Could Mushrooms Be the Answer to Eating Less Meat?
It's time to rebalance your plate.
Everyone has heard that our diets should consist of more vegetables and that eating crazy amounts of meat isn't good for you or the environment. How do we do this when we love meat so much? One answer is in my stealth meat-swapping ingredient, mushrooms. Mushroom swapping doesn't mean giving up meat. It is about rebalancing your diet by adding more vegetables and subtly moving meat to the side of your plate.
FIRST, WHY MUSHROOMS?
Of all vegetables, mushrooms are the most compatible with meat in terms of flavor, texture, and in some cases color. Naturally high in glutamine, a source of umami, their savory quality actually enhances the flavor of meat. And eating more mushrooms means increased vegetable intake and the addition of vitamins, minerals, and antioxidants, that are essential to our health and happiness. Also, mushrooms are the only produce that contains Vitamin D. Then let's talk about reducing carbon imprint. A study done for the Mushroom Council estimates that mushrooms generate 0.7 pounds of CO2 emissions per pound of mushrooms grown. Compare that to animal protein which ranges from 5.4 pounds of CO2 emissions per pound for farmed salmon up to 12.3 pounds per pound for beef.
Here are some of my favorite tips and recipes for swapping mushrooms with meat:
GO 50/50 WITH YOUR BURGERS
A gentle start for carnivores is to swap up to half of the ground meat in your burger with mushrooms. The result is so juicy and hearty, you might actually prefer it. My favorite burger is 50-50 mushrooms and ground short rib.
PRO TIP: Before adding the mushroom chop or easier yet, pulse them in a food processor until they are roughly the same size as the ground meat. Then, cook the mushrooms until golden to intensify their flavor before mixing them with the meat.
MAKE AN UMAMI-PACKED BROTH
The first lesson of soup making is to start with a flavorful broth. And a great way to build flavor is by pairing umami-rich mushrooms with herbs, spices, and vegetables for a soup base. There are so many ways to do this: Develop a rich, meatless base for a killer French onion soup with richly caramelized onions and mushrooms. Try simmering a nourishing spiced vegetarian pho broth in the fraction of the time it takes to make its meat heavy counterpart. Or create a flavorful backbone for lentil or other bean soups with hearty shiitake mushrooms, tomato paste, and spices.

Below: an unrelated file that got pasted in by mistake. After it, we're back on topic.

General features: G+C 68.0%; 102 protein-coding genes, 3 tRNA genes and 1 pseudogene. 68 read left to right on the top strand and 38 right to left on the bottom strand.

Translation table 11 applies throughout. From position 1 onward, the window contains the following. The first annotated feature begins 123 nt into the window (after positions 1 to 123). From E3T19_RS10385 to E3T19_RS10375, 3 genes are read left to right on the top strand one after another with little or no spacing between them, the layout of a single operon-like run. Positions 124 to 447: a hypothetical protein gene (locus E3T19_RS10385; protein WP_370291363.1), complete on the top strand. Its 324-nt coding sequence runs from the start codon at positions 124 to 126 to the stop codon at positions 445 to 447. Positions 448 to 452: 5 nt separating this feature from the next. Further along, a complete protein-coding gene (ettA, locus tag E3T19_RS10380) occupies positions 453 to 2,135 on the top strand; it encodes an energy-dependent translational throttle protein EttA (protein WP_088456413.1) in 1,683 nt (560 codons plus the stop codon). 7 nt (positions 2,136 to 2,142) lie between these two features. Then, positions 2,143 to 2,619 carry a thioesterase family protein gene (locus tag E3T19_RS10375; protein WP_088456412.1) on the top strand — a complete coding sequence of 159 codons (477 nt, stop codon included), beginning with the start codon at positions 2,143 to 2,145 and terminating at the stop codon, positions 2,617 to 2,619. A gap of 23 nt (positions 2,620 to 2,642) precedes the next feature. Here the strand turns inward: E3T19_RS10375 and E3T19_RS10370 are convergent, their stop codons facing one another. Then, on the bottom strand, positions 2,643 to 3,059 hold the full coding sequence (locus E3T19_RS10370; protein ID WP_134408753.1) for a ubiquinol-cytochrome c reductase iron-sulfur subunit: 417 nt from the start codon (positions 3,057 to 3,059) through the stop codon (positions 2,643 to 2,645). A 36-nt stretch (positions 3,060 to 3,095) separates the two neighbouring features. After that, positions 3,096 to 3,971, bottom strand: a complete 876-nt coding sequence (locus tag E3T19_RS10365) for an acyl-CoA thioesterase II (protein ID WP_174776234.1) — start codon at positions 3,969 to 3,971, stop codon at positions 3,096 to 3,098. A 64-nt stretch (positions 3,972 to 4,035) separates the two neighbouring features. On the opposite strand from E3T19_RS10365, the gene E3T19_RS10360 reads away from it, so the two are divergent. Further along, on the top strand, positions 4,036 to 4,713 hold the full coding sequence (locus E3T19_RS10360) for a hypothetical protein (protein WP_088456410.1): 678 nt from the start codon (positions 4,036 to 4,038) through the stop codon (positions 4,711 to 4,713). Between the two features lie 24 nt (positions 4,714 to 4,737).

TRY NEW CLASSICS
'Meat and potatoes' no more! How about 'mushroom and potatoes' instead?! Stuff a baked potato with mushrooms or add them to your favorite gratin. Roast mushrooms and potatoes together and then smother them in cheese.
Make this wholesome potato and mushroom pie for an impressive main.
PUT IT ON TOAST
The next avo toast? Well maybe! As with so many delicious ingredients, put mushrooms on toasted bread and you have a tasty meal. Cook them with onions or shallots and finish them with a bit of cream and herbs. Works with chanterelles. Or make a dip with roasted mushrooms with cheese to slather on thick slices of toasted rustic bread.
BRING OUT THE FORK AND KNIFE
If you need a fork and knife meal, go for large, meaty portobello mushrooms. They can be pan-seared or roasted or grilled whole like steak; fill the caps with cheese and melt or smother them in your favorite steak condiment, try Chimichurri Sauce.
PRO TIP: Sandwich a grilled portobello cap in a bun and add your favorite burger fixings.
Move the meat to the stuffing and the mushroom to the center of the plate with stuffed portobello mushrooms. Just about any stuffing will work deliciously.
USE SHIITAKES TO INFUSE FLAVOR
Rich in flavor, shiitake mushrooms easily become the star of any entree. Steam them in parchment packets with a fish fillet to infuse the dish with shiitake flavor.
Swap shiitake mushrooms for meat in fried rice for a satisfying vegetarian dish. Or take it a step further and make Quinoa Fried Rice for a nutty protein-packed meal.
Want to learn how mushrooms are grown? Read about our editor's visit to the mushroom farm.